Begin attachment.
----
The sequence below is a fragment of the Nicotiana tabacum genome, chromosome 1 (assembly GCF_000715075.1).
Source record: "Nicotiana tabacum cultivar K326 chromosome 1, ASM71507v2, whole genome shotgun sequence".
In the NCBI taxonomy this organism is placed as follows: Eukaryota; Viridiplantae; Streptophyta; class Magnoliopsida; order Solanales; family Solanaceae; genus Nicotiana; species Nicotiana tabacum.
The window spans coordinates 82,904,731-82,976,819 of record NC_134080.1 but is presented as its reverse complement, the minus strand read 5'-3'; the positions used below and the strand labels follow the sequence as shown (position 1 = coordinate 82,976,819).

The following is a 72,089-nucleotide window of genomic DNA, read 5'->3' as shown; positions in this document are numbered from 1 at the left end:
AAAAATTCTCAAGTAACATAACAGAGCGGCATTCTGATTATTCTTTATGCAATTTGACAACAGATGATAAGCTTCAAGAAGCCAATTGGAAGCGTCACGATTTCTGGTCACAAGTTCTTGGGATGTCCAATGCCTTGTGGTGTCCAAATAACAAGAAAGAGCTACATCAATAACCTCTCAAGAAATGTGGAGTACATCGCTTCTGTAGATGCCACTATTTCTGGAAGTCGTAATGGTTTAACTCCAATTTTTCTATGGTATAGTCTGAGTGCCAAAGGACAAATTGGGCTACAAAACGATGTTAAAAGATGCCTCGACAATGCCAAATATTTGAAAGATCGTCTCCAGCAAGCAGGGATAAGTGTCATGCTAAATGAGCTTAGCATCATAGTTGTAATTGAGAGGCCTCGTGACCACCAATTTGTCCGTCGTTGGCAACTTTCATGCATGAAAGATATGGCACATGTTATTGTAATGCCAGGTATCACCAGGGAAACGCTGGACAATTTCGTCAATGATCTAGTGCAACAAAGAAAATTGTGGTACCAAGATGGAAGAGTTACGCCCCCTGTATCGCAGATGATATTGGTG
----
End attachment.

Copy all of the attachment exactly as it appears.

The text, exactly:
The sequence below is a fragment of the Nicotiana tabacum genome, chromosome 1 (assembly GCF_000715075.1).
Source record: "Nicotiana tabacum cultivar K326 chromosome 1, ASM71507v2, whole genome shotgun sequence".
In the NCBI taxonomy this organism is placed as follows: Eukaryota; Viridiplantae; Streptophyta; class Magnoliopsida; order Solanales; family Solanaceae; genus Nicotiana; species Nicotiana tabacum.
The window spans coordinates 82,904,731-82,976,819 of record NC_134080.1 but is presented as its reverse complement, the minus strand read 5'-3'; the positions used below and the strand labels follow the sequence as shown (position 1 = coordinate 82,976,819).

The following is a 72,089-nucleotide window of genomic DNA, read 5'->3' as shown; positions in this document are numbered from 1 at the left end:
AAAAATTCTCAAGTAACATAACAGAGCGGCATTCTGATTATTCTTTATGCAATTTGACAACAGATGATAAGCTTCAAGAAGCCAATTGGAAGCGTCACGATTTCTGGTCACAAGTTCTTGGGATGTCCAATGCCTTGTGGTGTCCAAATAACAAGAAAGAGCTACATCAATAACCTCTCAAGAAATGTGGAGTACATCGCTTCTGTAGATGCCACTATTTCTGGAAGTCGTAATGGTTTAACTCCAATTTTTCTATGGTATAGTCTGAGTGCCAAAGGACAAATTGGGCTACAAAACGATGTTAAAAGATGCCTCGACAATGCCAAATATTTGAAAGATCGTCTCCAGCAAGCAGGGATAAGTGTCATGCTAAATGAGCTTAGCATCATAGTTGTAATTGAGAGGCCTCGTGACCACCAATTTGTCCGTCGTTGGCAACTTTCATGCATGAAAGATATGGCACATGTTATTGTAATGCCAGGTATCACCAGGGAAACGCTGGACAATTTCGTCAATGATCTAGTGCAACAAAGAAAATTGTGGTACCAAGATGGAAGAGTTACGCCCCCTGTATCGCAGATGATATTGGTG